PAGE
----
This blog continues my translation with comment on the Letter to Colossians
Wives, subordinate yourselves to your husbands, as is appropriate in the Master. Husbands, love your wives, and do not be bitter towards them.
Children, be completely obedient to your parents, for this is agreeable to the Master. Fathers, do not exasperate your children, in case they lose heart.
Slaves be completely obedient to your flesh and blood masters, not with fake service like those who want to gain favour with human beings, but with sincere hearts, out of reverence to the Master. Whatever the task, work from the soul, as for the Master and not for men, knowing that the Master will reward you with an inheritance. You are slaves of Messiah the Master. For God will pay back the wrongdoer for his wrong and he has no favourite faces.
Masters, offer your slaves justice and equality, knowing that you also have a Master in heaven.
Page from the MS of the Woman’s Bible by Elizabeth. Cade Stanton 1885
Many scholars have treated this as a reaffirmation of the hierarchical norms of Greek society. It seems to me a bit subtler than that. There is a clear structure to the passage: those who are asked to be subordinate are not told to obey social norms but to do what is fitting, agreeable or pleasing, “in the Master.” There is an unspoken understanding here that the Master, Jesus Messiah, himself accepted subordination and worse. The wives, for example are not told that God has made them inferior to men, or that something in their experience of life makes them unfit to act as equals to men. Rather they are asked to accept their subordination as “fitting” rather than good or right. What does this suggest? My guess is that some women in the Assembly had seen their independence as a clear consequence of “all being one“ in Messiah, and had perhaps acted upon this deduction. In response the leaders of the community had decided that such a social revolution would not benefit the Assembly, but bring it under suspicion and scrutiny; and therefore, while maintaining that all were one, expected wives to subordinate themselves to their husbands, for the good of the Assembly, which may be the practical meaning of “in the Master.” I or women today may see this as cowardice, which permitted male domination of women in the church for centuries. Paul of course had boldly written that “in Messiah there is neither male nor female,” but seems to have found difficulty with this in practice.
A similar discretion is seen with regard to children and slaves. Jesus had given children a special place before God and had himself, according to the gospel writers, been a little negligent in the ‘complete obedience” department. Nevertheless the writer requires complete obedience by children (including adult children) while warning parents not to exasperate them by overuse of their authority.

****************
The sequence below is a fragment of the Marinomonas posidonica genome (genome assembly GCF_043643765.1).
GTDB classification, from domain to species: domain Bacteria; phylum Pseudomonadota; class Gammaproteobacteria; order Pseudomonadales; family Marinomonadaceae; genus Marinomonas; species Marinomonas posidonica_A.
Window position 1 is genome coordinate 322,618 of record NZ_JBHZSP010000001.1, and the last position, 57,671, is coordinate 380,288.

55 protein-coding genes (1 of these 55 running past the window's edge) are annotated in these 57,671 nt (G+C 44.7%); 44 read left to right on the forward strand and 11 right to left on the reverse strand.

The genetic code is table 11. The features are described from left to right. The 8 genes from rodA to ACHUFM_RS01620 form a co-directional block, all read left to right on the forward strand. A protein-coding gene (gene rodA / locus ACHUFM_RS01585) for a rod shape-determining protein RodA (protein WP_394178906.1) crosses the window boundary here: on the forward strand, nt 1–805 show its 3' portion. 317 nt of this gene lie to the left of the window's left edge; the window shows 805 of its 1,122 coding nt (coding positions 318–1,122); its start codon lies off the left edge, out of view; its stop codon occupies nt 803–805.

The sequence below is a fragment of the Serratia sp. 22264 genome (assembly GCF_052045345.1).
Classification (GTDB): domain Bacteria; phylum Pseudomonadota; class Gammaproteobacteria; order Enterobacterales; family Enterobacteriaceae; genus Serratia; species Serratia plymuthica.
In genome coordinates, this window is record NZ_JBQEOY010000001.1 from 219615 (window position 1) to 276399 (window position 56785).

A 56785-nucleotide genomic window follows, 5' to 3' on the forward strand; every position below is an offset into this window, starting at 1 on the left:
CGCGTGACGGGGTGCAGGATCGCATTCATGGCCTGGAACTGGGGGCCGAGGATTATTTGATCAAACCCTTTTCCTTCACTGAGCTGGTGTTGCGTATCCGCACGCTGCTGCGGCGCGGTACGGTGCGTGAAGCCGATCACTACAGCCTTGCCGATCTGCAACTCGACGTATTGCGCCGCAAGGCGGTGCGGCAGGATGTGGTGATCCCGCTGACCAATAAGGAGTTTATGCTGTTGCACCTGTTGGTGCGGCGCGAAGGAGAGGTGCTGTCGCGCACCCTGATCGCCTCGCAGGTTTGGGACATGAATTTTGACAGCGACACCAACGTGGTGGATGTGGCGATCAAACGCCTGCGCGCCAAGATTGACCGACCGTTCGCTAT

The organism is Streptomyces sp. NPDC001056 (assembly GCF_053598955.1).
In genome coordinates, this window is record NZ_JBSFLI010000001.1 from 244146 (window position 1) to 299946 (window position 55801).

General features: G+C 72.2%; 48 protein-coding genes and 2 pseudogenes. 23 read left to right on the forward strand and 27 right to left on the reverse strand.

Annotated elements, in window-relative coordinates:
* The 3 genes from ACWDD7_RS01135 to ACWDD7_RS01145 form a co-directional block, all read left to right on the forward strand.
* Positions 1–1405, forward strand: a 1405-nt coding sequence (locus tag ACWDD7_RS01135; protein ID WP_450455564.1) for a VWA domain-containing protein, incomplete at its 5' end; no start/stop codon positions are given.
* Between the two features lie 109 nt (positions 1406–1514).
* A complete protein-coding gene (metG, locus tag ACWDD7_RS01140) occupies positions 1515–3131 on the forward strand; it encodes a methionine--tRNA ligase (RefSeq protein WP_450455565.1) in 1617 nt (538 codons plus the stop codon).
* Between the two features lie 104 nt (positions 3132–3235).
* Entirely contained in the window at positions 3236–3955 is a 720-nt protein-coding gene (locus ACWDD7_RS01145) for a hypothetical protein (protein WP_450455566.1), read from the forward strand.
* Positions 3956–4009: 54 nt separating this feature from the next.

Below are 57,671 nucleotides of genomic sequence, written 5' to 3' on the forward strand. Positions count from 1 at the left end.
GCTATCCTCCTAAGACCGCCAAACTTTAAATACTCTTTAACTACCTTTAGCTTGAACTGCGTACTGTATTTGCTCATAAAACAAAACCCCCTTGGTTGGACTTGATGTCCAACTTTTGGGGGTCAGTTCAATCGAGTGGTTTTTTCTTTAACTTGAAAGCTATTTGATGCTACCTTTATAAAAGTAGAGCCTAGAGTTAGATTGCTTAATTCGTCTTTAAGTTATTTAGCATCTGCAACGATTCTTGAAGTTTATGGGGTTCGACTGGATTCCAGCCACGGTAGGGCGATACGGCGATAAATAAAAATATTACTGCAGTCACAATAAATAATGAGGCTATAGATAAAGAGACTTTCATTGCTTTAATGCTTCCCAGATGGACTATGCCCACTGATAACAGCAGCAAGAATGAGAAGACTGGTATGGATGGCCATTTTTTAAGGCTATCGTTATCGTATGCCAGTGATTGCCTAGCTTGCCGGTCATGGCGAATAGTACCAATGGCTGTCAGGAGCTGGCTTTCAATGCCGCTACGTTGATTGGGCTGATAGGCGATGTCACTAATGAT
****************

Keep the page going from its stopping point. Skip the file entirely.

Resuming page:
In the case of slaves, again the Assembly did not call the institution into question, but recommended that slaves see their position as service to Jesus, who in a hymn used by Paul in writing to the Philippians, was compared to a slave. Slavery to human beings means a loss of dignity, but if it is offered God, it has the dignity of a freewill offering.
Did the free members of the Assembly have the right to ask this of those who were slaves? Did the Disciple of Paul who wrote this letter have that right? It seems unlikely to me, but I am not trying to work out the meaning of Jesus for slaves who were essential to almost every operation of ancient societies. As with the issue of women’s and children’s rights, the advice given in this passage was used to justify slavery in Christian societies well into the 19th century.
Interestingly the Masters of slaves are told to offer them “justice and equality,” the Greek for the latter being “isotetes” which clearly implies equality. Here is the evidence that the writer understood that in the Master, the social distinction had no force. Indeed he writes that God has no favourites.
To sum up: I think it’s likely that some Assemblies of Jesus recognised that the message of Jesus created a radical equality amongst men and women, parents and children, slaves and free persons. Some, including one or two Pauline Assemblies, may have put this equality into practice. I can see how difficult that would have been and what anxieties it may have caused. The writer to Colossians obliquely recognises equality in Jesus, but asks the subordinated groups in Jesus’ name not to insist on on it. That is no shame to him; the church’s shame is an uncritical use of his words over the best part of two millennia, as the Word of God.